Bodin De BOISMORTIER
Suites 1-4 for solo harpsichord (pièces de clavecin);
Suites 4, 5 and 6 (for flute traversière avec la
Beatrice Martin, Harpsichord;
Christine Plubeau, Viola da gamba
Recorded at the church of Saint-Hippolyte, August
I telephoned a friend who describes himself as "really a baroque man" he
is also a professional flautist and teacher of flute and recorder and asked
him what he made of Boismortier. He has played a considerable amount and
has some rare scores. "Oh", he said " he was a light-hearted but very skilful
composer for the flute" and for many that just about sums him up. Jean-Benjamin
de La Borde, writing 25 years after the composer's death, is quoted in the
booklet notes with the following doggerel:-
"Happy is he Boismortier, whose fertile quill
Each month, without pain, conceives a new air at will"
I well remember once complaining about a composer friend who composed pages
of music whilst in the bath or eating, my patient listener remarked "and
what is wrong with finding composing easy?" Perhaps it was Britten's oft-quoted
remark that composing was 5% inspiration and 95% perspiration that played
on my mind. It is a clever thing to say and one knows what he means, but
for some composers it is simply not always true and Boismortier was one.
Now that does not mean that he can only be frivolous. On a few occasions
on this disc I was struggling to tell the difference between him and his
exact contemporary Rameau. He shares with Rameau, and indeed the great Couperin,
who was over 20 years older, the pleasure of naming pieces in an extraordinary
way: L'Indeterminée (the undecided) in the 4th suite
for harpsichord. La Frénétique, which follows it, is
a fast and thrusting piece, which, to my ears, sounds as if it knows exactly
where it is going. I can't make out the significance of La Brunette (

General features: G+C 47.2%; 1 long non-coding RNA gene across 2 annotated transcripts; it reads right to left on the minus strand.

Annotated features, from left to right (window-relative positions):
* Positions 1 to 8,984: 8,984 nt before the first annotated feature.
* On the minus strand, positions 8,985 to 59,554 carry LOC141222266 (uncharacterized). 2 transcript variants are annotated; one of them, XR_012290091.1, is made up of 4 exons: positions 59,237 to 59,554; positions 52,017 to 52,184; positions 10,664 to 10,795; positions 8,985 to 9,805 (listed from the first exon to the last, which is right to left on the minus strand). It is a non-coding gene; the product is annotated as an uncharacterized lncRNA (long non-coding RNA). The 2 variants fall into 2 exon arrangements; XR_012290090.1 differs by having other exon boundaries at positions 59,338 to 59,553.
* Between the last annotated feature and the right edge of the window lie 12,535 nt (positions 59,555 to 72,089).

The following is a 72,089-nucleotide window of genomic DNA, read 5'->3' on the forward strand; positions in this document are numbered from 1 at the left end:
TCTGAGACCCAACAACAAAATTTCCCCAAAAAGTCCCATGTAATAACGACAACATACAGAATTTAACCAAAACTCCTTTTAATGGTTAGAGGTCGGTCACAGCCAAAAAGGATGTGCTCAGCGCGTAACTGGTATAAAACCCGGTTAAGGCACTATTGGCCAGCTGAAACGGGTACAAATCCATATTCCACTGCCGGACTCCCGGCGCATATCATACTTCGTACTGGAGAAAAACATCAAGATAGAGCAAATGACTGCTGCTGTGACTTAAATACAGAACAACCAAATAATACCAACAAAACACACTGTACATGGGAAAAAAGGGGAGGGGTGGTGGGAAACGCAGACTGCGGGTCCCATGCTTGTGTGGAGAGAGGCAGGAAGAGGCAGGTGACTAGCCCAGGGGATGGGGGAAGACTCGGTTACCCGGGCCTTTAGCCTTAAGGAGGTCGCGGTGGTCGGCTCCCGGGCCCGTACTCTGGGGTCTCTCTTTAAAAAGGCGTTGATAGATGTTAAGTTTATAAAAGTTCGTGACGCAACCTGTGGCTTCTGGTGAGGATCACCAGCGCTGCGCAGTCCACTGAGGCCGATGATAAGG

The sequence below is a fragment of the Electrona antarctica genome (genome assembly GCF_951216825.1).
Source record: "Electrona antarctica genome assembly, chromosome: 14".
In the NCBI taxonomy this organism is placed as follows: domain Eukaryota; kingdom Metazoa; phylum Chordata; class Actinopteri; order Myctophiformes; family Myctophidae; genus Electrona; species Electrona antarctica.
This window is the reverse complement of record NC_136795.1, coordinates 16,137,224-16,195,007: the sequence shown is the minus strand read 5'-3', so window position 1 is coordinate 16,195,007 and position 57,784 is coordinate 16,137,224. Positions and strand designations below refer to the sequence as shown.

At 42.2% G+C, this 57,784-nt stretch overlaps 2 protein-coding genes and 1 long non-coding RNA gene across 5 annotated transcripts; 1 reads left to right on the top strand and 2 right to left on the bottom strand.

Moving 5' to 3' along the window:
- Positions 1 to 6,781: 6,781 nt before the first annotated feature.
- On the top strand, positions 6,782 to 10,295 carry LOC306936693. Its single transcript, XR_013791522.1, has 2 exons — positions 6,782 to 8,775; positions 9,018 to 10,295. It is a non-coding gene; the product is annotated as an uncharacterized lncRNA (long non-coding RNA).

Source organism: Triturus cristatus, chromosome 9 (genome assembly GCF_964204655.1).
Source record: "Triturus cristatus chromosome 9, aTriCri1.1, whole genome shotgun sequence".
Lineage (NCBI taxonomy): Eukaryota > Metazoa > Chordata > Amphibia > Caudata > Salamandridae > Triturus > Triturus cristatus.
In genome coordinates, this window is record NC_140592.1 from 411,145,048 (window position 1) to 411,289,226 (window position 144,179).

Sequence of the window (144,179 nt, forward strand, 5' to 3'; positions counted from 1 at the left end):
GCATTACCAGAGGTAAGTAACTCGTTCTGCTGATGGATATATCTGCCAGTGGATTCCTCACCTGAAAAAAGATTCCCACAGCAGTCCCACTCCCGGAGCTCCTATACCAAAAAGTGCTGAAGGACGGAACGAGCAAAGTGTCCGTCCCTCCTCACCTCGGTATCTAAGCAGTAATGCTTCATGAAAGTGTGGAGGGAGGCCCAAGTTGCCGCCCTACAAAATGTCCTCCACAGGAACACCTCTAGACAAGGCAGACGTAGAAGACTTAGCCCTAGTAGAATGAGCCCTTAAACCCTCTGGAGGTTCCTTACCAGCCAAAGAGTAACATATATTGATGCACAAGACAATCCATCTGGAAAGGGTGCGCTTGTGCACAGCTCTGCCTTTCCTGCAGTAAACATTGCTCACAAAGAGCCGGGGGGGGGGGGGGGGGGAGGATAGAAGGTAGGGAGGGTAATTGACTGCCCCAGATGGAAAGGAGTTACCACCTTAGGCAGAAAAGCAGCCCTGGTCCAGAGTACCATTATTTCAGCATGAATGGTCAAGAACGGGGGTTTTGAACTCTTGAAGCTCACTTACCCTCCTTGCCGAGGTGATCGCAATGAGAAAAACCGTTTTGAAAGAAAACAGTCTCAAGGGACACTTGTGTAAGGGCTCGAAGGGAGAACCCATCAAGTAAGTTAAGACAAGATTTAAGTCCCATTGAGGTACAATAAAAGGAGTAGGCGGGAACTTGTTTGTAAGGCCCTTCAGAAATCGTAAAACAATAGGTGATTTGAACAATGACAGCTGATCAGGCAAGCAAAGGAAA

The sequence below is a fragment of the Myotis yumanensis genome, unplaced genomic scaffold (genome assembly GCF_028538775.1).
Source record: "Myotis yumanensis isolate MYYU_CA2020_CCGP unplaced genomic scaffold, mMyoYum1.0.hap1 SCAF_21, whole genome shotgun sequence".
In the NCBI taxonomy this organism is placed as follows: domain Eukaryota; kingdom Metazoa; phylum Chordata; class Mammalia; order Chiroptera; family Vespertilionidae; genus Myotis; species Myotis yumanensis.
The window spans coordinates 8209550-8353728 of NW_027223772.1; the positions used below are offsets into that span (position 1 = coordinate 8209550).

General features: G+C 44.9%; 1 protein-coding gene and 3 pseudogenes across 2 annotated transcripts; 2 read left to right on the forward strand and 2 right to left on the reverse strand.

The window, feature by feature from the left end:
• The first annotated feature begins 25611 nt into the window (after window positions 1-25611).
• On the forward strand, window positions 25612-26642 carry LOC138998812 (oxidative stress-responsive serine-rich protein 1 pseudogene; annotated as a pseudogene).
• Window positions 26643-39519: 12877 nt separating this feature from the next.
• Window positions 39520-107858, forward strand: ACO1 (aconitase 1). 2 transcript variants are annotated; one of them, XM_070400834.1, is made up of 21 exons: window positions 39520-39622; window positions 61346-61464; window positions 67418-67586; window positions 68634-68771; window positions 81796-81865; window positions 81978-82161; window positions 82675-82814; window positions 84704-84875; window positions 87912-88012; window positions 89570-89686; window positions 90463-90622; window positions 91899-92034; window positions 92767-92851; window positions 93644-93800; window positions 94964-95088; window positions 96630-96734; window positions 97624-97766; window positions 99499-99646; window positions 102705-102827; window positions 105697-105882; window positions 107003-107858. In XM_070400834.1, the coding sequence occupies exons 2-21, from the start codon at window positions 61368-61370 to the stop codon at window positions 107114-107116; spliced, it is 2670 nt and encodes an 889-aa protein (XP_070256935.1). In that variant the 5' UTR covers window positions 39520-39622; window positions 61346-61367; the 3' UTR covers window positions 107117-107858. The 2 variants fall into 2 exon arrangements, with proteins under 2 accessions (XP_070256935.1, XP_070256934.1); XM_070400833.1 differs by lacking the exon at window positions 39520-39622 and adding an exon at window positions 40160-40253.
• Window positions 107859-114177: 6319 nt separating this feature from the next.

the brunette) a set of variations which ends the suite, unless
it is to some delicious court beauty who possibly had a propensity for dancing.
And what are we to make of La Marguillère? (the churchwarden).
The portentous double-dotted rhythms, I fear, say it all. Some pieces are
deep and thoughtful for example La Valétudinaire in the 1st
suite in a melancholy C minor.
The suites for transverse flute are elegant and often refined. They do not
have odd names and are more conventional. A prelude of delicate ornamentation
begins each and is followed by a set of dances: Air, Rondeau,
Musette, Gigue etc. One curiosity is that each suite is described
as being 'avec la basse' but the 4th suite is played only by solo
flute; not that it doesn't work, as such. In fact one was reminded that
Boismortier did write music for solo flute, (as did the great Jan van Eyck
1590-1657) but it seems that some one should have mentioned it on the CD
itself, a star is indicated at the back to show that Miss Plubeau on the
gamba is actually performing.
As for Boismortier's life, I wouldn't want to spoil a good story by letting
on too much, but I will quote the back of the CD "Boismortier became the
first composer whose income totally depended upon his ability to provide
a constant flow of new works. He had no patrons, few of his scores were
commissioned, and in his mature life he never appeared as an instrumental
musician. Such was his popularity as a composer that he became a wealthy
person." Yes, a wealthy free-lance composer, it is worth pondering and might
account for the jealousy that he encountered throughout his life.
Beatrice Martin has studied with Kenneth Gilbert, a great Rameau performer,
and Christophe Rousset who is a leading young harpsichordist, but it is excellent
that she has discovered music not played by either of her teachers. Anne
Savignat has made a particular study of the baroque flute and plays with
various early music ensembles. Christine Plubeau studied the gamba with Wieland
Kuijken and has made several critically acclaimed recordings.
Naxos have, for some years, given us, without fuss or a blaze of trumpets,
an excellent and worthwhile flow of French baroque chamber music, by young
and, in many cases, little known continental and American musicians. Indeed
a group called American Baroque recorded for Naxos in 1995 Boismortier's
6 Flute Sonatas with the extraordinary high Opus number of 91 appended to
them. As in this release, the players show a sure and technically sound skill
but also a perfect balance of mind and heart, which is a prerequisite of
an ideal performance of this often elusive music.